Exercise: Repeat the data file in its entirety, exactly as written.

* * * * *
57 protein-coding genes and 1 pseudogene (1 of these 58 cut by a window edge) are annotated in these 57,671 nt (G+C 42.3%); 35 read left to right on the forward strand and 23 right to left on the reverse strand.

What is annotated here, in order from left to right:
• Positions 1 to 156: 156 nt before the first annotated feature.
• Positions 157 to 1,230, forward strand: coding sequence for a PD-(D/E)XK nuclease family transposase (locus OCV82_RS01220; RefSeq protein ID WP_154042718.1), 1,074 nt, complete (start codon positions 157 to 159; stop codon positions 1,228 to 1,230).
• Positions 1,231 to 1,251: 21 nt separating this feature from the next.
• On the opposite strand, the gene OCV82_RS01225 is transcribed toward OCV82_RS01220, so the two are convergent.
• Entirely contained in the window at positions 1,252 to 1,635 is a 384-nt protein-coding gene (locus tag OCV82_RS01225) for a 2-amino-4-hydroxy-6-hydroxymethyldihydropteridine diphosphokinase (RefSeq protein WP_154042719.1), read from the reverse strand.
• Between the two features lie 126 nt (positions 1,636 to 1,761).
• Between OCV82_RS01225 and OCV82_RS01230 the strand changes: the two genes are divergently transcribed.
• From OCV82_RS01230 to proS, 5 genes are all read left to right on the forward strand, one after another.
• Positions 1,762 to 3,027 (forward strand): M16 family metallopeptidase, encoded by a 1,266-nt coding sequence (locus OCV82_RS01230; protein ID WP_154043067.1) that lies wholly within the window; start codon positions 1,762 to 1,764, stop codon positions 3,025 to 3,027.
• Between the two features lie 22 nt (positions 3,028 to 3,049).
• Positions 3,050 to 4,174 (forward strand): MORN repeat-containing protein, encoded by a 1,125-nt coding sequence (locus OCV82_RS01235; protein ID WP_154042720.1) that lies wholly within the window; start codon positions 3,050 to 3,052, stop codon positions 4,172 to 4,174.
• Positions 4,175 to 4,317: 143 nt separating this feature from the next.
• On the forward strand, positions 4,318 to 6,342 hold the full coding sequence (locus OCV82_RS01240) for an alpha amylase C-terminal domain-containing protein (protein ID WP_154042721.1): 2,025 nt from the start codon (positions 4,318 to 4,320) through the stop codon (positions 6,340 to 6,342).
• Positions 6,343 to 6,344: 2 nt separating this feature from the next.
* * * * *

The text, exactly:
57 protein-coding genes and 1 pseudogene (1 of these 58 cut by a window edge) are annotated in these 57,671 nt (G+C 42.3%); 35 read left to right on the forward strand and 23 right to left on the reverse strand.

What is annotated here, in order from left to right:
• Positions 1 to 156: 156 nt before the first annotated feature.
• Positions 157 to 1,230, forward strand: coding sequence for a PD-(D/E)XK nuclease family transposase (locus OCV82_RS01220; RefSeq protein ID WP_154042718.1), 1,074 nt, complete (start codon positions 157 to 159; stop codon positions 1,228 to 1,230).
• Positions 1,231 to 1,251: 21 nt separating this feature from the next.
• On the opposite strand, the gene OCV82_RS01225 is transcribed toward OCV82_RS01220, so the two are convergent.
• Entirely contained in the window at positions 1,252 to 1,635 is a 384-nt protein-coding gene (locus tag OCV82_RS01225) for a 2-amino-4-hydroxy-6-hydroxymethyldihydropteridine diphosphokinase (RefSeq protein WP_154042719.1), read from the reverse strand.
• Between the two features lie 126 nt (positions 1,636 to 1,761).
• Between OCV82_RS01225 and OCV82_RS01230 the strand changes: the two genes are divergently transcribed.
• From OCV82_RS01230 to proS, 5 genes are all read left to right on the forward strand, one after another.
• Positions 1,762 to 3,027 (forward strand): M16 family metallopeptidase, encoded by a 1,266-nt coding sequence (locus OCV82_RS01230; protein ID WP_154043067.1) that lies wholly within the window; start codon positions 1,762 to 1,764, stop codon positions 3,025 to 3,027.
• Between the two features lie 22 nt (positions 3,028 to 3,049).
• Positions 3,050 to 4,174 (forward strand): MORN repeat-containing protein, encoded by a 1,125-nt coding sequence (locus OCV82_RS01235; protein ID WP_154042720.1) that lies wholly within the window; start codon positions 3,050 to 3,052, stop codon positions 4,172 to 4,174.
• Positions 4,175 to 4,317: 143 nt separating this feature from the next.
• On the forward strand, positions 4,318 to 6,342 hold the full coding sequence (locus OCV82_RS01240) for an alpha amylase C-terminal domain-containing protein (protein ID WP_154042721.1): 2,025 nt from the start codon (positions 4,318 to 4,320) through the stop codon (positions 6,340 to 6,342).
• Positions 6,343 to 6,344: 2 nt separating this feature from the next.